Not in the Spaces We Know: An Exploration of Science Fiction and the Bible

Frauke Uhlenbruch organized and edited an issue of the Journal of Hebrew Scriptures which explores intersections between science fiction and the Hebrew Bible. I was delighted and honored to have been asked to write a final response article for the volume.

The issue has now appeared online and so you can read it here: http://jhsonline.org/Articles/article_221.pdf

It was great to see Frauke at AAR/SBL, and to meet other contributors to the issue face to face for the first time. Now I am sorry we didn’t snap a selfie to go with this blog post. Hopefully this one with Gail Dawson will serve as an appropriate substitute…

"Moving backwards in time, one thing that seems certain is that we eventually reach something ..."

A Wrinkle in the Expanse
"The only thing that particularly ran counter to this was your description of something "existing ..."

A Wrinkle in the Expanse
"Indeed, the finding out, the exploration, the growth and discovery is what is exciting - ..."

A Wrinkle in the Expanse
"Well, you're throwing in some words that don't really resonate with me: transcendent, self-extant, life-bestowing.And ..."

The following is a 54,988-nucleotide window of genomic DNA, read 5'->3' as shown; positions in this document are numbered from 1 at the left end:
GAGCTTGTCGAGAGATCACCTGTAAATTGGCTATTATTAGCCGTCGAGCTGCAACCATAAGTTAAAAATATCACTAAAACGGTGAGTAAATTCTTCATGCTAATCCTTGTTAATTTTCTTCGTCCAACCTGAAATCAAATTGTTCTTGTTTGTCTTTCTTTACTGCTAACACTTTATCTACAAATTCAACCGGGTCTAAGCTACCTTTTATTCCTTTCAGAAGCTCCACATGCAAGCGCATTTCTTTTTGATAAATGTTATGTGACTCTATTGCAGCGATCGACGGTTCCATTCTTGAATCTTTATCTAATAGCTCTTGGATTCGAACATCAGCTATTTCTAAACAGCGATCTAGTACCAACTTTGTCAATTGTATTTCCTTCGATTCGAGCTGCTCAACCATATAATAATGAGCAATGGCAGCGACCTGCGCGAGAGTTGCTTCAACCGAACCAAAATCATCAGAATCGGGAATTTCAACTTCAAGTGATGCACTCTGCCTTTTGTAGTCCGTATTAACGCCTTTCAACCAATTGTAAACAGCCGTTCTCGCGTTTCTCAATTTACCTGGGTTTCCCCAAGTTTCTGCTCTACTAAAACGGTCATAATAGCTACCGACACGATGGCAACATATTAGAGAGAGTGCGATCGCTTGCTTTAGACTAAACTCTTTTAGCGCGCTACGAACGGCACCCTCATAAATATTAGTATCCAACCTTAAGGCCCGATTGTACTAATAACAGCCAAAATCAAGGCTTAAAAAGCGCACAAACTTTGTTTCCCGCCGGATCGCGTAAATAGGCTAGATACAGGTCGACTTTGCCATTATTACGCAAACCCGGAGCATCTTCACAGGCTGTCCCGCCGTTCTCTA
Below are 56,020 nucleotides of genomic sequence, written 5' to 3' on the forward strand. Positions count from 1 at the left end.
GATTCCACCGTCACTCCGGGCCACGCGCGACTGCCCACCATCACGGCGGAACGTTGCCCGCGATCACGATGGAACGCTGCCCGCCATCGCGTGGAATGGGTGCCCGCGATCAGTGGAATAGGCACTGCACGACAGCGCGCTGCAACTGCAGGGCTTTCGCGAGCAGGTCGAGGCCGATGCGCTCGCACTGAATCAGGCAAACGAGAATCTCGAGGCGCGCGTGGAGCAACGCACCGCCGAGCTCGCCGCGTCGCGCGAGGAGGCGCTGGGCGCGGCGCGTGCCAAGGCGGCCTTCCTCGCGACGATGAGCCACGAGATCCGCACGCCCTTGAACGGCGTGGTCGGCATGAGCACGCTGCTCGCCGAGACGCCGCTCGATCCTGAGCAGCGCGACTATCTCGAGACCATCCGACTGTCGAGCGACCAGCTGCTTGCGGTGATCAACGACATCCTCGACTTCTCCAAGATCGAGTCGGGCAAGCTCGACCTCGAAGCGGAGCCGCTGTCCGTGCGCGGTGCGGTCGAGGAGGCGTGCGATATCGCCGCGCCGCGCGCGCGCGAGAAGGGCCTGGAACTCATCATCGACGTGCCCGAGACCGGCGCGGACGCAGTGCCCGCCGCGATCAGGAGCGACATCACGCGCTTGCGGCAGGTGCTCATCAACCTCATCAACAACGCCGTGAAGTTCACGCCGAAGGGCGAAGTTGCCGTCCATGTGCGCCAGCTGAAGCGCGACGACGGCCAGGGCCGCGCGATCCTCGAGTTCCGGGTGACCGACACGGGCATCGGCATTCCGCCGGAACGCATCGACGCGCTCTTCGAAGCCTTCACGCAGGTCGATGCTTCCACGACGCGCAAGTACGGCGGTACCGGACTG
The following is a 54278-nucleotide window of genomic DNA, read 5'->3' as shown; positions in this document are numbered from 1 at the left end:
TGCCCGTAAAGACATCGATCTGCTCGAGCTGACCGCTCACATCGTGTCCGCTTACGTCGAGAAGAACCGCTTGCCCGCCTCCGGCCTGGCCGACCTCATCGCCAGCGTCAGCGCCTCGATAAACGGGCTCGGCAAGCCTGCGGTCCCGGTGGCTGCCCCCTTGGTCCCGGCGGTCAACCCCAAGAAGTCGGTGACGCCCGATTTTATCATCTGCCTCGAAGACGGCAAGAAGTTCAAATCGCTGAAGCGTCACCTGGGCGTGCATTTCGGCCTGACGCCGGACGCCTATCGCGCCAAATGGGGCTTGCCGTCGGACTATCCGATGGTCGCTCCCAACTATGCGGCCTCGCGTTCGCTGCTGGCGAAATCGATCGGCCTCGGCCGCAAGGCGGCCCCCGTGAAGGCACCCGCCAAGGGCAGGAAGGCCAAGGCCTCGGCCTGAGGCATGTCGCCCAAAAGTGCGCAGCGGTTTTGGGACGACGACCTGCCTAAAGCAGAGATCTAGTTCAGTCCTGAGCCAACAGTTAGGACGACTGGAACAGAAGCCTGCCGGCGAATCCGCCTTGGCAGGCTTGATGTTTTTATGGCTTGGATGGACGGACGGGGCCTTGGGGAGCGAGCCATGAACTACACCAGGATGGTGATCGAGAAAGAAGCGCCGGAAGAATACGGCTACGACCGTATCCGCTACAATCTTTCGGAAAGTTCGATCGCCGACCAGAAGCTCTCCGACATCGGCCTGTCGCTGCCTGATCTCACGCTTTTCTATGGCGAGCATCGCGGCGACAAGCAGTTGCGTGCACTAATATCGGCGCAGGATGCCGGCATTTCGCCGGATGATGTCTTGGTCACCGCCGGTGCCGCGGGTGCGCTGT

A Wrinkle in the Expanse

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  • David Evans

    That’s a very interesting collection. Much food for thought there.

    In your contribution you ask why faster-than-light travel should be accepted as a future possibility, while divine action in miracles is rejected. I can think of several reasons:

    A large part of the pleasure in “hard” SF comes from critiquing the proposed technical or scientific advances and wondering whether they make sense. Asking whether a particular miracle makes sense is a quite different undertaking and one for which I guess most SF readers would not consider themselves equipped. God moves in mysterious ways, after all.

    Another part of the pleasure in SF consists in watching the characters cope when their technology goes wrong – often, halfway through a long journey. Again, the idea that God might turn off the supply of miracles on which one relies is a different and more worrying one. What could one do but pray? – which does not make for a very interesting plot.

    And finally, of course, science has a long history of making possible what a previous generation of scientists had quite reasonably thought to be impossible. I agree with Einstein that no rocket motor will ever accelerate a spaceship past the speed of light. But there may be more subtle ways of attaining the same end.